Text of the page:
Best Buy, Real, and SanDisk Make Music

The leading U.S. consumer electronics retailer, Best Buy, announced today that it is partnering with RealNetworks and SanDisk to launch a new online music service October 15, competing with Apple’s market-leading iTunes, as well as a number of other online music services such as Microsoft and MTV’s Urge, Napster, Yahoo Music, and eMusic.

Earlier this month, RealNetworks and SanDisk announced a deal to roll support for Real’s online subscription service Rhapsody into Sansa’s e200 series of music players. The new Best Boy Digital Music Store extends that arrangement, offering a branded online music service powered by Rhapsody and bundling a two month subscription with the purchase of a SanDisk Sansa e200R music player, which will be available in 2, 6, and 8 GB configurations for about $140, $180, and $250, respectively. After the two-month period, users can opt to continue their subscriptions for $14.99 a month—not coincidentally, the going rate for the Rhapsody To Go service, which lets users transfer music to portable devices. Users will be able to buy songs outright for $0.99 apiece, but if they let their subscriptions lapse, they won’t be able to access the Rhapsody music library.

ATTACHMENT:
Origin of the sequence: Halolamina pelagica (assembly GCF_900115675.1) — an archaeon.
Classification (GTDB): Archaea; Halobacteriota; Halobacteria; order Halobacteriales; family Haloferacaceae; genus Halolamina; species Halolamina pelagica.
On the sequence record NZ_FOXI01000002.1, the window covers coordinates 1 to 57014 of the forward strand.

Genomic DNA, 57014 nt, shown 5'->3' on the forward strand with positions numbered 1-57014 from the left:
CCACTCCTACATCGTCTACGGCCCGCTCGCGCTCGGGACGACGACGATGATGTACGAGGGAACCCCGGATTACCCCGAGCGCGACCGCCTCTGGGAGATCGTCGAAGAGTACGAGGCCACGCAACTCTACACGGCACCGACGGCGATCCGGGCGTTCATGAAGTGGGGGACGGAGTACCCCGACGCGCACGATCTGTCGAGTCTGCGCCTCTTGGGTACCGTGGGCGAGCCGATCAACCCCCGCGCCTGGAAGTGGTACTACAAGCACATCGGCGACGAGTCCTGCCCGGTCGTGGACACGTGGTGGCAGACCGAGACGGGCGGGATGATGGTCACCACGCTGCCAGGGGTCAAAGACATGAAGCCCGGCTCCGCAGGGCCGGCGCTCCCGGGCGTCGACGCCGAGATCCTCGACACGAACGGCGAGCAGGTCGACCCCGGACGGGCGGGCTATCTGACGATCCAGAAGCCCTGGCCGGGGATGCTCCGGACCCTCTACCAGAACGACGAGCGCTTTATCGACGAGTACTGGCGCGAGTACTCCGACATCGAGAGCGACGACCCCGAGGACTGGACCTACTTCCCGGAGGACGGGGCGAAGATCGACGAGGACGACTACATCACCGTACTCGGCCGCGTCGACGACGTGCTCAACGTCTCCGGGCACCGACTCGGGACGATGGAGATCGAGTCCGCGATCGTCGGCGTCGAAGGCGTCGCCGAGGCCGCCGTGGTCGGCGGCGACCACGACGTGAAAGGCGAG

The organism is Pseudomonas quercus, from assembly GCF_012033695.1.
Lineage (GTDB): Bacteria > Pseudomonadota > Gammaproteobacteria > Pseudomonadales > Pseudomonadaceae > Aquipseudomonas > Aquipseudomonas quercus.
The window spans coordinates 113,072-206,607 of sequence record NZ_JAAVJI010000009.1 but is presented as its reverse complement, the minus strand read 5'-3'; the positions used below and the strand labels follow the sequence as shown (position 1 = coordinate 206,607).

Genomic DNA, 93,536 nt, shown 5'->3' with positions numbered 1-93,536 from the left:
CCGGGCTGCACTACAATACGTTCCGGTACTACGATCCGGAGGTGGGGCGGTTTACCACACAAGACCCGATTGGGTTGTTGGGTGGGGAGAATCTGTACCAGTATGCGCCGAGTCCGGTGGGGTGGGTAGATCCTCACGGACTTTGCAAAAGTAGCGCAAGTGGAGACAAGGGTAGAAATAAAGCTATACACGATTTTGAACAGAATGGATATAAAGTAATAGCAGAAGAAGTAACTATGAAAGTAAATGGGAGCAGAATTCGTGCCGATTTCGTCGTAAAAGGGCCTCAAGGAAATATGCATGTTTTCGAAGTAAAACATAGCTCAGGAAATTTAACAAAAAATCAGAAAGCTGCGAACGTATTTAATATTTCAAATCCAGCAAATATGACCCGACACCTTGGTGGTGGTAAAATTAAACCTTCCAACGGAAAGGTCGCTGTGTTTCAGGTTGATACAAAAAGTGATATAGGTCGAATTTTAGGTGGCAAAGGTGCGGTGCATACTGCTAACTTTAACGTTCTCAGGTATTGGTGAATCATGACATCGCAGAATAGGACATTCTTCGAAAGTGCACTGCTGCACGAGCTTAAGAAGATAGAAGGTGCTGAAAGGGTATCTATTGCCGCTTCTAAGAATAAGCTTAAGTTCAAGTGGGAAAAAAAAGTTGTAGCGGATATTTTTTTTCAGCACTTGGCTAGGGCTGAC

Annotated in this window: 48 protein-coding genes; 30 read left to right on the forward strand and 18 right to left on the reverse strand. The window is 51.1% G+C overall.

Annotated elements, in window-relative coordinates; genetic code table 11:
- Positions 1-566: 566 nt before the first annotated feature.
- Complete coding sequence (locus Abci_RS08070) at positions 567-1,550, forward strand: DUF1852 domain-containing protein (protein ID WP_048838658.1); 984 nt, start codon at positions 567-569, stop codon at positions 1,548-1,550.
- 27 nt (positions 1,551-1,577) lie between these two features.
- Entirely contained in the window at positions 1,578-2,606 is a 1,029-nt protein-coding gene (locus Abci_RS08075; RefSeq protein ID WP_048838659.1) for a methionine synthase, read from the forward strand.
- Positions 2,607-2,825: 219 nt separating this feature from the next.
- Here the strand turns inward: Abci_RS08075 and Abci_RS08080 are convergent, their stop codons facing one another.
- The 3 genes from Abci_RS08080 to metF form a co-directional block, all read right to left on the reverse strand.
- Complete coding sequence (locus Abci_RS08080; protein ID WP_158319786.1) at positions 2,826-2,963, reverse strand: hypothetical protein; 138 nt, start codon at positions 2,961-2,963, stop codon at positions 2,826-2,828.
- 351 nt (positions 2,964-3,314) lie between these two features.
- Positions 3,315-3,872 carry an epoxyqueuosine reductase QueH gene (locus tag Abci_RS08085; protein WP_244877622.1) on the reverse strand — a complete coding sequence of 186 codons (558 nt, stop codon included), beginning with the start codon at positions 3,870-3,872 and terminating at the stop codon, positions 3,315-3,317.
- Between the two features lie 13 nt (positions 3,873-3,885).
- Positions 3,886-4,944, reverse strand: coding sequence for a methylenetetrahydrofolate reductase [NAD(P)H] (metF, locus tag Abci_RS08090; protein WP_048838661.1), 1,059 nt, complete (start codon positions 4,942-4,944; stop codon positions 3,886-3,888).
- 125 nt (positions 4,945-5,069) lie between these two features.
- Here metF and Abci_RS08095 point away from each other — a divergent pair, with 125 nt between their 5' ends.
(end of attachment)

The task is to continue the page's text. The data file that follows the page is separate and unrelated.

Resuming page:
The move may be a smart extension of RealNetworks and SanDisk’s partnership; adding the retail muscle of Best Buy may offer an edge competing against both the juggernaut of Apple’s iPod/iTunes pairing, but also against Microsoft’s forthcoming Zune portable media players, which may be underwhelming critics but undoubtedly has the full backing of one off the world’s most resourceful technology companies. SanDisk is currently a (distant) number two seller of digital audio players in the U.S. market, lagging for behind the iPod but ahead of the myriad of non-iTunes-compatible music players. It also marks yet another move away from Microsoft’s long-touted PlaysForSure platform designed to guarantee interoperability amongst music players: Apple’s iPod has never played along, and MIcrosoft itself has abandoned the notion in its Zune player, which opts for a Zune-specific integrated hardware/software/service solution. With integrated “Rhapsody DNA,” SanDisks’ e200R players latch themselves specifically to Real’s Rhapsody service rather than embracing the flagging PlaysForSure platform.

[Update: Real Networks has just announced Rhapsody 4.0, offering a revised interface, improved music discovery unctions, drag-and-drop support, and integrated support for music players—like the Sansa e300R series and the Sonos 2.0 Digital Music System—which incorporate Rhapsody DNA.]

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